1993 Jeep Cherokee Approximate cost to replace a fuel pump

  • 6 CYL
  • 4WD
  • 170,000 MILES
I am trying to find out how much it should cost for me to replace the fuel pump. The car is hesitant to start right now and I will need to get it fixed before winter.
Do you
have the same problem?
Monday, October 13th, 2008 AT 9:12 AM

1 Reply

You should be able to do this yourself here's how.
Removal & Installation

Disconnect the negative battery cable.
Remove the fuel tank filler cap.
Using a siphon hose, drain the fuel tank below 1/4 full.
Block the front wheels and raise and support the rear of the vehicle with jackstands.
Remove the fuel inlet and outlet hoses from the sending unit Be ready to catch any spilled fuel.
Remove the sending unit wires.
Using a brass punch and hammer, remove the sending unit retaining lockring by tapping it counterclockwise.
Remove the sending unit, which incorporates the electric fuel pump, along with the O-ring seal from the fuel tank. Discard the O-ring.
Remove and discard the pump inlet filter.
Disconnect the fuel pump terminal wires.
Remove the pump outlet hose and clamp.
Remove the pump top mounting bracket nut and remove the pump.

To install:

Install a new inlet filter on the pump.
Assemble the pump and bracket. Connect the hose and wiring.
Install the unit and new O-ring in the tank. The rubber stopper on the end of the fuel return tube must be inserted into the cup in the fuel tank reservoir.
Install the lockring. Carefully tap it into place until it seats against the stop on the tank.
Connect the hoses.
Connect the wiring.
Lower the truck, fill the tank, run the engine and check for leaks.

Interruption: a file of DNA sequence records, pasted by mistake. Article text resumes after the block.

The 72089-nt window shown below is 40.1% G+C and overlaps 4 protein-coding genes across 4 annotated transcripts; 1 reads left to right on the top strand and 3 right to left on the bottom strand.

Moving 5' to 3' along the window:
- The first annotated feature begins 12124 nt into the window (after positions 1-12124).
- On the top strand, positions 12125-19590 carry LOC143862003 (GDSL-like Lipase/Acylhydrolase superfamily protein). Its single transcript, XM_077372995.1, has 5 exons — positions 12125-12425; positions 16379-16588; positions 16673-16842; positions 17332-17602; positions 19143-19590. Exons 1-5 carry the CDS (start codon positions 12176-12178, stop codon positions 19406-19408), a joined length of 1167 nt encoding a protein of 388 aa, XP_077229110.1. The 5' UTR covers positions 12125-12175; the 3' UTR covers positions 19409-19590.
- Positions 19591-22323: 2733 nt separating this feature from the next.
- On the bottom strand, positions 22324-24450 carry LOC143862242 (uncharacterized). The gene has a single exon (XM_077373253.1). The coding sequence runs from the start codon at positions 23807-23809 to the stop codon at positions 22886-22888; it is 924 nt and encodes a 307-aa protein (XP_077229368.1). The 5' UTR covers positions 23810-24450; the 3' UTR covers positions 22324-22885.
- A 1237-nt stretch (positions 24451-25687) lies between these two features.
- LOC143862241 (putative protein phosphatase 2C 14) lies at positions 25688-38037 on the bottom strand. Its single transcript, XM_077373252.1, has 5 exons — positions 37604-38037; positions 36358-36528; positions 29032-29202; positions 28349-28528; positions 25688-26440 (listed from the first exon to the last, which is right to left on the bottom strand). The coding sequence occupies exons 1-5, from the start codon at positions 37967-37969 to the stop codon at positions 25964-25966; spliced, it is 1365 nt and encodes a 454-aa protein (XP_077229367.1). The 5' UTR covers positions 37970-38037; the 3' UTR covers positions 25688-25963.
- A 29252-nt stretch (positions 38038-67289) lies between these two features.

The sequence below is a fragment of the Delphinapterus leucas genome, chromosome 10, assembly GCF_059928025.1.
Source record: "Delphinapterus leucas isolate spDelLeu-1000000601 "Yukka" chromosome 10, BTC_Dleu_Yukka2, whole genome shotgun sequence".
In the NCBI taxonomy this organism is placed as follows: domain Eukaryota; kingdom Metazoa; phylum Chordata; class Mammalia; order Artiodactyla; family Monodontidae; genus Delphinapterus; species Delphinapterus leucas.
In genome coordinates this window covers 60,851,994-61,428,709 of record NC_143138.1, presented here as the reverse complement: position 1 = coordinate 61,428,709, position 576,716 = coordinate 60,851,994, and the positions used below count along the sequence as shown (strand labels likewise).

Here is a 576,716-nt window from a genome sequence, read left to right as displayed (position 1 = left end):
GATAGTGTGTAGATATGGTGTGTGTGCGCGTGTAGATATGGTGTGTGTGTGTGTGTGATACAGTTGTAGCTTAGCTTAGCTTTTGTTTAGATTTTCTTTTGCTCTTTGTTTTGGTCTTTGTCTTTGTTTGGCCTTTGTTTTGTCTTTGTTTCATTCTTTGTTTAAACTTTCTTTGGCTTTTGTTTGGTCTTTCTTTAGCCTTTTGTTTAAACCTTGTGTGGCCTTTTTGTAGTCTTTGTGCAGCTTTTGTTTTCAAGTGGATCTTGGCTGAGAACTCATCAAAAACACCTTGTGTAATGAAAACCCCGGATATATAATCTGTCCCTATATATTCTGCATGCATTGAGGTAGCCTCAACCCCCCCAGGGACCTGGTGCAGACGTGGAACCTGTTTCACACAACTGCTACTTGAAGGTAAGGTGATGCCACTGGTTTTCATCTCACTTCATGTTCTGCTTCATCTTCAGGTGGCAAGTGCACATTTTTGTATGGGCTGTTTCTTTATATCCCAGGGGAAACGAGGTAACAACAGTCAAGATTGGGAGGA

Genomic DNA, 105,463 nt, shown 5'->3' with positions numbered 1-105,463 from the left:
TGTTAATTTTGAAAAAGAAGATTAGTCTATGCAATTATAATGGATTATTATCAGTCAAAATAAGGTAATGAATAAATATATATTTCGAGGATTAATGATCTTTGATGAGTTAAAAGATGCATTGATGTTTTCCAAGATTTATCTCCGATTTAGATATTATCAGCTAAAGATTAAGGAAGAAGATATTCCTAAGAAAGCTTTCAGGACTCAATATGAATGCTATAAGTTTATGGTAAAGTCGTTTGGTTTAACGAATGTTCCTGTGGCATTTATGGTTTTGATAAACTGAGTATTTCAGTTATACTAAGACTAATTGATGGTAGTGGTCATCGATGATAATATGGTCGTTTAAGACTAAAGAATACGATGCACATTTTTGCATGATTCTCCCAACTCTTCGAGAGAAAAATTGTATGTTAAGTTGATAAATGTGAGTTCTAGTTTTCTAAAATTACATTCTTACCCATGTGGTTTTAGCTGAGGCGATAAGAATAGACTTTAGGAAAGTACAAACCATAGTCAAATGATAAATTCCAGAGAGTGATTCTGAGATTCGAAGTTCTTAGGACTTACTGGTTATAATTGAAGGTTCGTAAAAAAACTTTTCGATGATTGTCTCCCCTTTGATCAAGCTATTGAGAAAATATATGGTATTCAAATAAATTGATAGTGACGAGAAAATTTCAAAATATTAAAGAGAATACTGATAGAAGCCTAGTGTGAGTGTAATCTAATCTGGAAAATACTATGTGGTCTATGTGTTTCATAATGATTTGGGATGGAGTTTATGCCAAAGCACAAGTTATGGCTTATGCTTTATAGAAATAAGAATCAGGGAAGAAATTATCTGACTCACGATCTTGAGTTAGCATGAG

Remove the plug from the test port and engage a test port fitting in its place.
Connect a fuel pressure gauge to the test port fitting.
Start the engine and let it idle.
The pressure gauge should read 14-15 psi (97-103 kPa).
If the pressure is correct the fuel pump is operating normally.
If the pressure is not correct, adjust the fuel pressure regulator to obtain the correct pressure by turning the screw at the bottom of the regulator inward to increase pressure or outward to decrease pressure.
If the fuel pressure is considerably above specification and adjusting fails to lower it within specification, inspect the return line for an obstruction.
If the fuel pressure is considerably below specification and adjusting fails to raise it within specification, momentarily pinch off the return line and recheck the pressure. If pressure has risen, replace the regulator. If it has not, check the filter and supply line for an obstruction.
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Monday, October 13th, 2008 AT 1:36 PM

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